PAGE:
I'm hesitant to include Tamares because I've long suspected their long-term strategy is to allow their trio of properties to deteriorate while they wait to capitalize on their underlying real estate. If so, they've sure accomplished the first part of that strategy but the economy has delayed their ability to capitalize on the real estate. As for Tamares' recent announced plan to close the Plaza and refurbish it -- I'll believe it when its fully reopened.
Best Casino Owners, 1999-2010
1. Steve Wynn at Wynn Las Vegas and Encore
Wynn took a lot of criticism when Kirk Kerkorian bought Mirage Resorts, but I think Wynn has had the last (or at least best and most recent) laugh. He traded his stake in Mirage for the Desert Inn site, and he and his partner Kazuo Okada built what I believe are the city's top resorts. Along with his Macau operations, the Las Vegas properties give Wynn the best properties on the Strip and in Macau, an enviable branding statement. Wynn's operational savvy allowed him to quickly capitalize on the fine-dining, nightclub and daylife trends while at the same time flexing his most powerful weapon in the casino: Big gamblers love betting against Steve Wynn.
2. Sheldon Adelson at the Venetian and Palazzo
While Adelson's biggest successes have come in Macau and (by most accounts) Singapore, his Strip hotels have demonstrated the power of the convention business to prop up midweek hotel and food and beverage revenues. Adelson's company sued me when I criticized the property's early regulatory problems (it lost) but its operations have by all accounts improved since then. Adelson's casinos aren't as successful as the gaming operations at Wynn/Encore and Bellagio, but his dining, nightlife and entertainment offerings are strong competitors. A lot of folks were skeptical of Adelson's ability as an industry neophyte to build and operate a casino resort, but he's proven them wrong.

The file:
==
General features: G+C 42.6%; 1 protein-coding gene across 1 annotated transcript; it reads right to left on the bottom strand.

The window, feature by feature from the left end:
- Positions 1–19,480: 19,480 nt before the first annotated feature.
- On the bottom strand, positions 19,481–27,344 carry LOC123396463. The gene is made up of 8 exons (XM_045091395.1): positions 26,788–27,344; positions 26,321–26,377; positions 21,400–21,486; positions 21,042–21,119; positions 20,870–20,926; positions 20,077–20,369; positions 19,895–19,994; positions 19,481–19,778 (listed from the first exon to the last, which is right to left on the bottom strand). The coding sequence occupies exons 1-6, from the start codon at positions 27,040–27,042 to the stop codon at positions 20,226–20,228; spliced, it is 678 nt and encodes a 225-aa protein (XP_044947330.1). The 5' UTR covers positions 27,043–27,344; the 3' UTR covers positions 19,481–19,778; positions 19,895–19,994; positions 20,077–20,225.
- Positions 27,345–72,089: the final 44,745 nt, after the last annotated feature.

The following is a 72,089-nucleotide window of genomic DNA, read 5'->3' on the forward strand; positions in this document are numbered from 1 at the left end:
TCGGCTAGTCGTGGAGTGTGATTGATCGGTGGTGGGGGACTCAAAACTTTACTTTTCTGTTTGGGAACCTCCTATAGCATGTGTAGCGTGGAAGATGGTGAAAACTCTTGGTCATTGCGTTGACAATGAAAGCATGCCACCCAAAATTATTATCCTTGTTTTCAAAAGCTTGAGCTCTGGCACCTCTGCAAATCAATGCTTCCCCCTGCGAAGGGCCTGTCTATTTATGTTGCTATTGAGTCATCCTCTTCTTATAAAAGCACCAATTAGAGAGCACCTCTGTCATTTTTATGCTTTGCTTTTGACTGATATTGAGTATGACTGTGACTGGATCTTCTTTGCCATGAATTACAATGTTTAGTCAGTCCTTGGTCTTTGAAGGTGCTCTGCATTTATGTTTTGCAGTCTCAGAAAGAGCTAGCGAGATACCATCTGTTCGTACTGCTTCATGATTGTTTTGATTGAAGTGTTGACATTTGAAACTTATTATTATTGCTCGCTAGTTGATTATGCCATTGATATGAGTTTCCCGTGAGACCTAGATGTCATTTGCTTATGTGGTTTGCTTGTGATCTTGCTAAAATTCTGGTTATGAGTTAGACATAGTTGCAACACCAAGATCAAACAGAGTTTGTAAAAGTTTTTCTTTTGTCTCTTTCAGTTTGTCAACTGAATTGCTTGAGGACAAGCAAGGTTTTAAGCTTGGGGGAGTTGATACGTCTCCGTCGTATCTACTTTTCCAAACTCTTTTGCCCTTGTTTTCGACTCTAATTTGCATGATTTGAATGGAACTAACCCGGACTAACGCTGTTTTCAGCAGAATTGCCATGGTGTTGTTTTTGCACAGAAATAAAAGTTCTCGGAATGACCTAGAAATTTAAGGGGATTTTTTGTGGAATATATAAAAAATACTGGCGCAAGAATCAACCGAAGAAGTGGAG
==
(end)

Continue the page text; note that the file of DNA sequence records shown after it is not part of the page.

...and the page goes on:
3. George Maloof at the Palms
Even though Maloof and his partners may have borrowed too much to build the Palms' Fantasy Tower and Palms Place right before the economy and the Strip-area condo market imploded, there's no denying Maloof's brilliance and operating skill. A creative and hard-working innovator who knows the industry as well as any executive not named Steve Wynn or Michael Gaughan, Maloof created a powerful, high-end brand at his low-budget location. He's a master marketer who understands his customers and I think Maloof will eventually be regarded as one of the industry's all-time greats.
Other strong competitors included:
* Michael Gaughan at Coast Resorts and the South Point (Another genius who understands his customers, Gaughan's properties were constantly very profitable. He improved the execution of the hybrid locals-tourist casino at the Orleans and later, the South Point.
* Bill Boyd at Boyd Gaming (Boyd loves the city and cares for his employees. He recognized that completing Echelon could kill his company and quickly put on the brakes.)
* Kirk Kerkorian at MGM Resorts (Kerkorian made a couple of great buys in Mirage Resorts and Mandalay Resort Group and continued his pattern of building the city's biggest casino resorts, adding CityCenter to his earlier creations at the International, MGM Grand I and MGM Grand II. Recent financial results have hurt, but there's no denying that Kerkorian allowed his top executives to buy and then renovate an impressive collection of properties on the Strip).
-- Jeff Simpson, October 2010